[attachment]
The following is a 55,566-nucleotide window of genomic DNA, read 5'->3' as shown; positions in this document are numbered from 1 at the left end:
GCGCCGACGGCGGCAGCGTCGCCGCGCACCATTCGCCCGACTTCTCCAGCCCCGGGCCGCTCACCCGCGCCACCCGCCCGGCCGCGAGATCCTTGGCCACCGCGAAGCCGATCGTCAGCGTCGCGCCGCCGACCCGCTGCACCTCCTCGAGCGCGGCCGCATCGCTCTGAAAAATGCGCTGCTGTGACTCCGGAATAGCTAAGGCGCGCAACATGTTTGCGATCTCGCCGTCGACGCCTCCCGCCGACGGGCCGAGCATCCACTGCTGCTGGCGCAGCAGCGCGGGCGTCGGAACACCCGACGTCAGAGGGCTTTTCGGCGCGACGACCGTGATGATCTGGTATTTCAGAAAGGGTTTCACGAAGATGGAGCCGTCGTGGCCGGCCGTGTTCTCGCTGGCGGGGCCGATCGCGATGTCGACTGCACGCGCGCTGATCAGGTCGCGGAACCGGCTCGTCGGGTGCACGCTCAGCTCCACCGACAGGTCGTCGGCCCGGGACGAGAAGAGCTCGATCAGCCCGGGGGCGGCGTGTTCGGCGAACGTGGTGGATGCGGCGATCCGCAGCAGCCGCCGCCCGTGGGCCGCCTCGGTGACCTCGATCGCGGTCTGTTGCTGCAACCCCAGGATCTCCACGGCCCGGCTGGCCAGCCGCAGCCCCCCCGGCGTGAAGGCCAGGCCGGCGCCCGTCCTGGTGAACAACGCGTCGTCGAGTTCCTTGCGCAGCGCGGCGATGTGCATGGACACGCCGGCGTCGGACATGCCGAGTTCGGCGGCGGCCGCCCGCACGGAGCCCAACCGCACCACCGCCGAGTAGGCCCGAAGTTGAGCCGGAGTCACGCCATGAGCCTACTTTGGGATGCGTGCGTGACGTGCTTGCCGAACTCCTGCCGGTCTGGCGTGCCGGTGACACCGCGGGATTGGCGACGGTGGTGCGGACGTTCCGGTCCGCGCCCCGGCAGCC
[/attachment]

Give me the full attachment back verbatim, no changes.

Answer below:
The following is a 55,566-nucleotide window of genomic DNA, read 5'->3' as shown; positions in this document are numbered from 1 at the left end:
GCGCCGACGGCGGCAGCGTCGCCGCGCACCATTCGCCCGACTTCTCCAGCCCCGGGCCGCTCACCCGCGCCACCCGCCCGGCCGCGAGATCCTTGGCCACCGCGAAGCCGATCGTCAGCGTCGCGCCGCCGACCCGCTGCACCTCCTCGAGCGCGGCCGCATCGCTCTGAAAAATGCGCTGCTGTGACTCCGGAATAGCTAAGGCGCGCAACATGTTTGCGATCTCGCCGTCGACGCCTCCCGCCGACGGGCCGAGCATCCACTGCTGCTGGCGCAGCAGCGCGGGCGTCGGAACACCCGACGTCAGAGGGCTTTTCGGCGCGACGACCGTGATGATCTGGTATTTCAGAAAGGGTTTCACGAAGATGGAGCCGTCGTGGCCGGCCGTGTTCTCGCTGGCGGGGCCGATCGCGATGTCGACTGCACGCGCGCTGATCAGGTCGCGGAACCGGCTCGTCGGGTGCACGCTCAGCTCCACCGACAGGTCGTCGGCCCGGGACGAGAAGAGCTCGATCAGCCCGGGGGCGGCGTGTTCGGCGAACGTGGTGGATGCGGCGATCCGCAGCAGCCGCCGCCCGTGGGCCGCCTCGGTGACCTCGATCGCGGTCTGTTGCTGCAACCCCAGGATCTCCACGGCCCGGCTGGCCAGCCGCAGCCCCCCCGGCGTGAAGGCCAGGCCGGCGCCCGTCCTGGTGAACAACGCGTCGTCGAGTTCCTTGCGCAGCGCGGCGATGTGCATGGACACGCCGGCGTCGGACATGCCGAGTTCGGCGGCGGCCGCCCGCACGGAGCCCAACCGCACCACCGCCGAGTAGGCCCGAAGTTGAGCCGGAGTCACGCCATGAGCCTACTTTGGGATGCGTGCGTGACGTGCTTGCCGAACTCCTGCCGGTCTGGCGTGCCGGTGACACCGCGGGATTGGCGACGGTGGTGCGGACGTTCCGGTCCGCGCCCCGGCAGCC